• Related Proteaceae Natives: Dryandra, Hakea, Banksia, Telopea
  8. Ground Cover and Small Shrubs
    • Overview of Fabaceae (Egg and Bacon) Plants
    • Brachyzema
    • Castenospermum
    • Clianthus
    • Gastrolobium
    • Gompholobium
    • Goodenia
    • Hardenbergia
    • Hovea
    • Jacksonia
    • Kennedya
    • Oxylobium
    • Swainsonia
    • Viminaria
    • Boronia; overview and culture
    • Boronia species
    • Prostanthera
  9. Commercial Applications
    • Fragrant Natives
    • Uses for Eucalyptus
    • Uses for Grevilleas
    • Uses for Acacia: timber, tanning, cut flowers, food, etc
    • Aboriginal Uses for Acacias
    • Growing Natives in Containers
    • Bush Tucker


  • Classify most significant cultivated native plants, to the family level.
  • Determine cultural practices to maintain healthy native plants.
  • Explain the identification and culture of eucalypts in your locality.
  • Explain the identification and culture of native trees.
  • Explain the identification and culture of acacias in your locality.
  • Explain the identification and culture of native shrubs, including species of Acacia, Melaleuca, Callistemon and Leptospermum
  • Explain the identification and culture of different Proteaceous native plants, with particular emphasis on the genus Grevillea.
  • Explain the identification and culture of a range of Australian Native ground covers and small shrubs.
  • Determine commercially viable applications for different native plants.

Where Can You Use Australian Plants?
Australian plants come from climates as cold as Scotland, as dry as North Africa and as hot as mid summer in the South of France. They are diverse; to the extreme, and you can find Australian plants to suit just about any type of garden.  They can be mixed with plants from outside of Australia; or you can stick to purely Australian indigenous species to create a style of garden that mimics a particular type of "Australian" situation (eg. a Heath land)
Create a Heathland Garden with Australian Plants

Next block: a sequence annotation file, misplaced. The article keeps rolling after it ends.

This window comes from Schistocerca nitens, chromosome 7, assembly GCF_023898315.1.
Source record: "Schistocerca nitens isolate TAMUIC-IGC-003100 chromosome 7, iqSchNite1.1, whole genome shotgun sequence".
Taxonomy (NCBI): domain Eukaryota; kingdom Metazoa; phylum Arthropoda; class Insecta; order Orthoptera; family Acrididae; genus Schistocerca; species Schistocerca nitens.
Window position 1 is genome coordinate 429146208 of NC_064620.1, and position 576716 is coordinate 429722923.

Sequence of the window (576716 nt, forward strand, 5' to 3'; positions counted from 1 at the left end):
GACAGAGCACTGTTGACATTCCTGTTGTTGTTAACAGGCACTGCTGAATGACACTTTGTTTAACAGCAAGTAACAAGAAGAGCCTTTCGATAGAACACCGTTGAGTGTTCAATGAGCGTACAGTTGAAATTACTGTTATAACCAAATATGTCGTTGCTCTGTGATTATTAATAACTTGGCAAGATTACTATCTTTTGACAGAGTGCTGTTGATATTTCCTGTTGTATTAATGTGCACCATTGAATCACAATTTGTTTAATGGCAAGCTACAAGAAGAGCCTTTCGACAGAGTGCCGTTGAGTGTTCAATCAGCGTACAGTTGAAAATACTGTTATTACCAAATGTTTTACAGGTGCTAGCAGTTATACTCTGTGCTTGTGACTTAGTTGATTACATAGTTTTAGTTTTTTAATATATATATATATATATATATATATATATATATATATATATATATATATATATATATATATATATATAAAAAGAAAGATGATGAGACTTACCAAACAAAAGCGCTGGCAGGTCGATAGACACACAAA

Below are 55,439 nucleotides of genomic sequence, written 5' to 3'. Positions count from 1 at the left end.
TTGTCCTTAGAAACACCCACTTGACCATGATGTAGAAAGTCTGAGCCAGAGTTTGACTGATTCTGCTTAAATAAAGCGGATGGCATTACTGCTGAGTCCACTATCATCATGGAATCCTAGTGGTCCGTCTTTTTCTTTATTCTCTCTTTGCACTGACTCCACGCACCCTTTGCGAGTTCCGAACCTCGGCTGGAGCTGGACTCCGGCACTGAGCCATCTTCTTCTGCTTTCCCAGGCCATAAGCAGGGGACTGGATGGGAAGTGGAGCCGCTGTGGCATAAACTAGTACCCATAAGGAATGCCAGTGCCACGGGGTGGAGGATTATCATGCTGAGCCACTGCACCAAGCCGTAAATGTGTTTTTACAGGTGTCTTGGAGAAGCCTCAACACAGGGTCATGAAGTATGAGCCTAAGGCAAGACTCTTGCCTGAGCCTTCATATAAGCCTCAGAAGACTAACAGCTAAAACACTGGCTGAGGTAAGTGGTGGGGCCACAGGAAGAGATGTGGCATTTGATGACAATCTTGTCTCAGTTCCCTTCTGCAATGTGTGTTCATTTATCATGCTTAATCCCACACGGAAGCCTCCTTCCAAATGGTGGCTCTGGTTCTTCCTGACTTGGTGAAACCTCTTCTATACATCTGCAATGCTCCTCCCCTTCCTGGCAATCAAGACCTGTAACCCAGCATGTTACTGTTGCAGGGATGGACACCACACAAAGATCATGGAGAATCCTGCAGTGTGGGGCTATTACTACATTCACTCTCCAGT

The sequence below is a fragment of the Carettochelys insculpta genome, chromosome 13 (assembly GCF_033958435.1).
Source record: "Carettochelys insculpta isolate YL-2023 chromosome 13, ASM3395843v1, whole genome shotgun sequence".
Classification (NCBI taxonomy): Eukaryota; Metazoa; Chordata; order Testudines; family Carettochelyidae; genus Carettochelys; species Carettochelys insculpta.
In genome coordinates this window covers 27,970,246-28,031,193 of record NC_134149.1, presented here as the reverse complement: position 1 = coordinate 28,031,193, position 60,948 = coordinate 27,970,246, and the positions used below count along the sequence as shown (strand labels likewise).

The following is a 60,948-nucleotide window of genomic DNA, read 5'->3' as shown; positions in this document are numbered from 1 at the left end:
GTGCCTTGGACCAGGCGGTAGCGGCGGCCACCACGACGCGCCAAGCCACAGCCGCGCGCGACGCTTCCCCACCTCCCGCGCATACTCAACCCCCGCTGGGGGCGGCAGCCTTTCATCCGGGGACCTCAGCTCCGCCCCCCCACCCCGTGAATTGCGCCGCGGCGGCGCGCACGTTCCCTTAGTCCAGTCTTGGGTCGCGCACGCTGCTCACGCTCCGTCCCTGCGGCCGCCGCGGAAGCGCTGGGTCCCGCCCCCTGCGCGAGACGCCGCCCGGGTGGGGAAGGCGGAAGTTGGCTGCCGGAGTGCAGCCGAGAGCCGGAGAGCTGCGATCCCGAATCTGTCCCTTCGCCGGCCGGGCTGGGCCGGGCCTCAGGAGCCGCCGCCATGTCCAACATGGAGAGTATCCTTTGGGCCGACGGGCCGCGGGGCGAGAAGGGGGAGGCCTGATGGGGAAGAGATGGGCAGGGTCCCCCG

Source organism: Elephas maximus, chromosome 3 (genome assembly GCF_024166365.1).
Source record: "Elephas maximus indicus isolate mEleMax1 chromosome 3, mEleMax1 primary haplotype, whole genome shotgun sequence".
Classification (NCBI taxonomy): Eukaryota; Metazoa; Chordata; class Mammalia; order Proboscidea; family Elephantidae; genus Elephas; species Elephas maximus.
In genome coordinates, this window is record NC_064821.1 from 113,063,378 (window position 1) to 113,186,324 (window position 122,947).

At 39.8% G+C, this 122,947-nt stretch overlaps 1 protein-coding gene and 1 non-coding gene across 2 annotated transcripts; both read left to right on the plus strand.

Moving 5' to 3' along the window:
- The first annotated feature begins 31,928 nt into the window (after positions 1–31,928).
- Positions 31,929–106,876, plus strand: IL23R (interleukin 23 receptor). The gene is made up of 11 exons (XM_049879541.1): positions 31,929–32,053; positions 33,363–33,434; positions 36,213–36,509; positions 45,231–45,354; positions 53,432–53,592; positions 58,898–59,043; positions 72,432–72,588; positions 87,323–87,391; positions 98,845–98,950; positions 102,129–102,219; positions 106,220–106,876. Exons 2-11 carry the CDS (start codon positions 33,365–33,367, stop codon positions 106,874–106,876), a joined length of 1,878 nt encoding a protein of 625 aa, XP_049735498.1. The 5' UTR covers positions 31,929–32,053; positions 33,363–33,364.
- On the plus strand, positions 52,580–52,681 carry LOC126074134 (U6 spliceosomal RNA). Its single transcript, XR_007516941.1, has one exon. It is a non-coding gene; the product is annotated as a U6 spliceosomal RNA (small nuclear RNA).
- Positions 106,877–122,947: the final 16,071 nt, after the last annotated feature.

Heathlands are found where the land is open and exposed to strong winds which prevent trees from growing. Typically this is in coastal regions or on the sides of hills or mountains which face the prevailing wind. In coastal areas he wind also carries salt spray.
To mimic a natural heathland, most plants in a heathland garden should be low-growing shrubs to small trees, and no taller than 2 metres. They should also cover a good proportion of the ground. The soil is generally acidic and free-draining, often sandy, with low organic matter content. 
Whilst heathlands in Europe are dominated by gorse, heathers and heaths, those of Australia have a much greater abundance of plant species. The most widely available of the native heath plants is Epacris of which many species and cultivars are grown e.g. Epacris longiflora (Native Fuchsia), E. microphylla (Coral Heath), and E. obtusifolia (Large-flowered Epacris). Many of the others are more difficult to get hold of and to propagate. Often these plants can have quite straggly growth. 
Some plants for an Australian heathland garden include:
Acrotriche divaricata  
Astroloma humifusum (Native Cranberry)
Brachyloma daphnoides (Daphne Heath)
Budawangia gnidioides (Summerheath)
Dracophyllum secundum 
Epacris spp. 
Leucopogon spp. 
Lissanthe strigosa (Peach Heath) 
Melichrus urceolatus (Urn Heath)
Monotoca scoparia (Prickly Broom Heath)
Pentachondra pumila (Carpet Heath)
Richea scoparia 
Sprengelia incarnata (Pink Swamp Heath) 
Styphelia tubiflora (Red Five-corner)
Trochocarpa laurina (Tree Heath)
Woollsia pungens (Snow Wreath)